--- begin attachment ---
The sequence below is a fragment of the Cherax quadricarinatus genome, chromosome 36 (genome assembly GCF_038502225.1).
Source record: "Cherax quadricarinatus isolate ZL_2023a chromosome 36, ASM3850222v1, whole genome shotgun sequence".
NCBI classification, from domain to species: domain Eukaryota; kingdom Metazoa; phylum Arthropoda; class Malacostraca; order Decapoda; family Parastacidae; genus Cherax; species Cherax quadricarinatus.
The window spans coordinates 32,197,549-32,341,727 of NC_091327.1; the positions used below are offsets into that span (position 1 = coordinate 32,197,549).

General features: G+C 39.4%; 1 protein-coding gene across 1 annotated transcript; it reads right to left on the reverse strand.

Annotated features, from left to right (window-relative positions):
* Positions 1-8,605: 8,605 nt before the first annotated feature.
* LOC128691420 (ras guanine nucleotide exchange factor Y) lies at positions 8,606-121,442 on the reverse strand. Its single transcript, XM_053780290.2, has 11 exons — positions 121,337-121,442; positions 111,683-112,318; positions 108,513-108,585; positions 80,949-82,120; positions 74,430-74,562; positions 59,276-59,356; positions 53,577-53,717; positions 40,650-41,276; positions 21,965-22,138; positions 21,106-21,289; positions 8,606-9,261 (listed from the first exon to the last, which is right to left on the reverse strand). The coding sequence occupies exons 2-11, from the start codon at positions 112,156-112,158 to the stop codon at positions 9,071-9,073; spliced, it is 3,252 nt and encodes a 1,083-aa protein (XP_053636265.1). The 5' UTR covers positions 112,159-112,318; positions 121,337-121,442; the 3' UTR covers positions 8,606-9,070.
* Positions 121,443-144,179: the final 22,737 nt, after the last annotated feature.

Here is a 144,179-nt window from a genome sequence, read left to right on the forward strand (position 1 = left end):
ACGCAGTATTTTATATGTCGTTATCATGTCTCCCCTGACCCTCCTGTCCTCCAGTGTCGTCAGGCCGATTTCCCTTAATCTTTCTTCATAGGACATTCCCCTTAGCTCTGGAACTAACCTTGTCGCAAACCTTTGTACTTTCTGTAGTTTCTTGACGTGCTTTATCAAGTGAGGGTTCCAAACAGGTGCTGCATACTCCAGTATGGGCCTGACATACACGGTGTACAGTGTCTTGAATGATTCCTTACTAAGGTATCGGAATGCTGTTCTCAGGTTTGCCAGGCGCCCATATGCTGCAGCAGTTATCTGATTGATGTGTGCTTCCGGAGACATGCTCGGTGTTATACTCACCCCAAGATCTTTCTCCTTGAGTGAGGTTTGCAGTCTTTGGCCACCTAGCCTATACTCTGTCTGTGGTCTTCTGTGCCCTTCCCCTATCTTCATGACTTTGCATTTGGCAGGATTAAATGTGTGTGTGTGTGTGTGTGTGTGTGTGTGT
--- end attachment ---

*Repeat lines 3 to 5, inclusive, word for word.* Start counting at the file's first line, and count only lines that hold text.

NCBI classification, from domain to species: domain Eukaryota; kingdom Metazoa; phylum Arthropoda; class Malacostraca; order Decapoda; family Parastacidae; genus Cherax; species Cherax quadricarinatus.
The window spans coordinates 32,197,549-32,341,727 of NC_091327.1; the positions used below are offsets into that span (position 1 = coordinate 32,197,549).

General features: G+C 39.4%; 1 protein-coding gene across 1 annotated transcript; it reads right to left on the reverse strand.